NAPLES, Fla. — A Southwest Florida cosmetic doctor accused of sexually assaulting two women while they were sedated in a medical spa was found dead, authorities said.
Eric Andrew Salata, 54, of Naples, was found with a gunshot wound to his head, the medical examiner’s office confirmed to WFTX-TV. A deputy found Salata after seeing a boot sticking up out of a wooded area near the physician’s home, according to WINK-TV. There was a pistol next to his leg, the television station reported.
Salata was arrested on Nov. 21 and charged with two counts of sexual battery to a physically helpless person, according to Collier County Sheriff’s Office online booking records.
According to Collier County court records, Salata paid $100,000 bail immediately after his arrest, the Naples Daily News reported.
According to the Naples Police Department, the two women, who are 51 and 73, were at Salata’s practice at the Pura Vida Medical Spa for a cosmetic procedure, according to the newspaper.
“It is disappointing and frustrating that Dr. Salata has escaped justice.,” Adam Horowitz, attorney for one of the victims, told the television station in a written statement. “It took tremendous courage for my client to tell her truth. She was ready to hold him accountable in court.”
Salata was due in court on Dec. 19.
The first victim told police she had a scheduled appointment on Oct. 22, WINK-TV reported. She said she was prescribed Alprazolam, a controlled substance, which she took before arriving at Salata’s office, according to WZVN-TV. The woman said she agreed to have nitrous oxide, known as laughing gas, administered during the procedure to supplement the Xanax and minimize her pain, the television station reported.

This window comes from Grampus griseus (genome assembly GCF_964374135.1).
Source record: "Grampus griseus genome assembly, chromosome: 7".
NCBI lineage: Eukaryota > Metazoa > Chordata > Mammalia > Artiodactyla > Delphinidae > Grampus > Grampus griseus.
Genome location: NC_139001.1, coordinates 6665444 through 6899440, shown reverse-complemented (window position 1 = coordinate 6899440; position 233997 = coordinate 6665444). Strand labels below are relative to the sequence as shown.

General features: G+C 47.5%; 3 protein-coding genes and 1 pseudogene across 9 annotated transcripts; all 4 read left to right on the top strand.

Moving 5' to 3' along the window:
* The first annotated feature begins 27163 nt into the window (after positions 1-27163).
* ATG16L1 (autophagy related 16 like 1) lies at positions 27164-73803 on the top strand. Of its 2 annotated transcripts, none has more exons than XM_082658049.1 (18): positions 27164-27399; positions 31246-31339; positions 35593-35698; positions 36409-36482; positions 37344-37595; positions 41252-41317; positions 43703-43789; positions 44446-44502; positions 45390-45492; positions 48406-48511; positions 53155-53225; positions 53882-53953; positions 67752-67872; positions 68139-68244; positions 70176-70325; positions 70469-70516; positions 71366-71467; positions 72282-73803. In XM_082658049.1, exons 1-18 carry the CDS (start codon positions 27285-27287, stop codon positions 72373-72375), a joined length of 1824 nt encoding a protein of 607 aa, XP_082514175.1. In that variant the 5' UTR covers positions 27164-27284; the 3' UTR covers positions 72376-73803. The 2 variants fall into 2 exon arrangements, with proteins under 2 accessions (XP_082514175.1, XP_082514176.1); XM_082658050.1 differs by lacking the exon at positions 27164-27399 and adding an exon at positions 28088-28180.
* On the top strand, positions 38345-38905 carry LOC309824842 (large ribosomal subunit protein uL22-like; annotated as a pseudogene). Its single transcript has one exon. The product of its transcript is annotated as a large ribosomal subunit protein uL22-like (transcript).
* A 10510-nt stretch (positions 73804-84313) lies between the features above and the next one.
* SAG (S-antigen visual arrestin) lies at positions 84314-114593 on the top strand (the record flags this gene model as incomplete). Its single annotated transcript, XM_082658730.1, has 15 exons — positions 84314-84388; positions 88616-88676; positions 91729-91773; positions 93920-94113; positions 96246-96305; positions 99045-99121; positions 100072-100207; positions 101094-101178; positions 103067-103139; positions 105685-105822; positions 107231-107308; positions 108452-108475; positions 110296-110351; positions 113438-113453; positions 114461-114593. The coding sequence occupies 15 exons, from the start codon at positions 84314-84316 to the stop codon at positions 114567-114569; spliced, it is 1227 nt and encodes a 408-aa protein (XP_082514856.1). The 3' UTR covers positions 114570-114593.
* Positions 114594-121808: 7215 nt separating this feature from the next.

The woman told officers that said that while she was not “in her right mind,” she was aware of what was happening, the Daily News reported. According to court documents, the woman claimed that Salata touched her genital area.
The woman said she realized that Salata was allegedly fondling her during the procedure as the laughing gas wore off, the Miami Herald reported. She reported the incident to authorities, who began an investigation and conducted a sexual assault examination, according to the newspaper.
On Monday, the second victim came forward and said she experienced the same situation during her appointment at Salata’s office, the Daily News reported.
The woman told officers that she was awake and alert during the assault, which she said took no more than 15 seconds, according to Collier County court records.
According to an incident report by the sheriff’s office, Salata, who was required to wear an ankle monitor after his arrest, arrived at his home at 10 a.m. EST Monday and did not move after 10:18 a.m. Authorities said Salata left two notes behind at his home, along with his wedding ring and credit cards, the television station reported.
Horowitz, of Fort Lauderdale-based Horowitz Law, told the Daily News in a telephone interview that in cases where a defendant suddenly dies, it becomes a civil issue, rather than a criminal one.
Horowitz added that a civil case can be filed against businesses or estates, according to the newspaper. Horowitz said that his client’s intent is to proceed with a civil lawsuit against Salata’s business, as well as against his estate.
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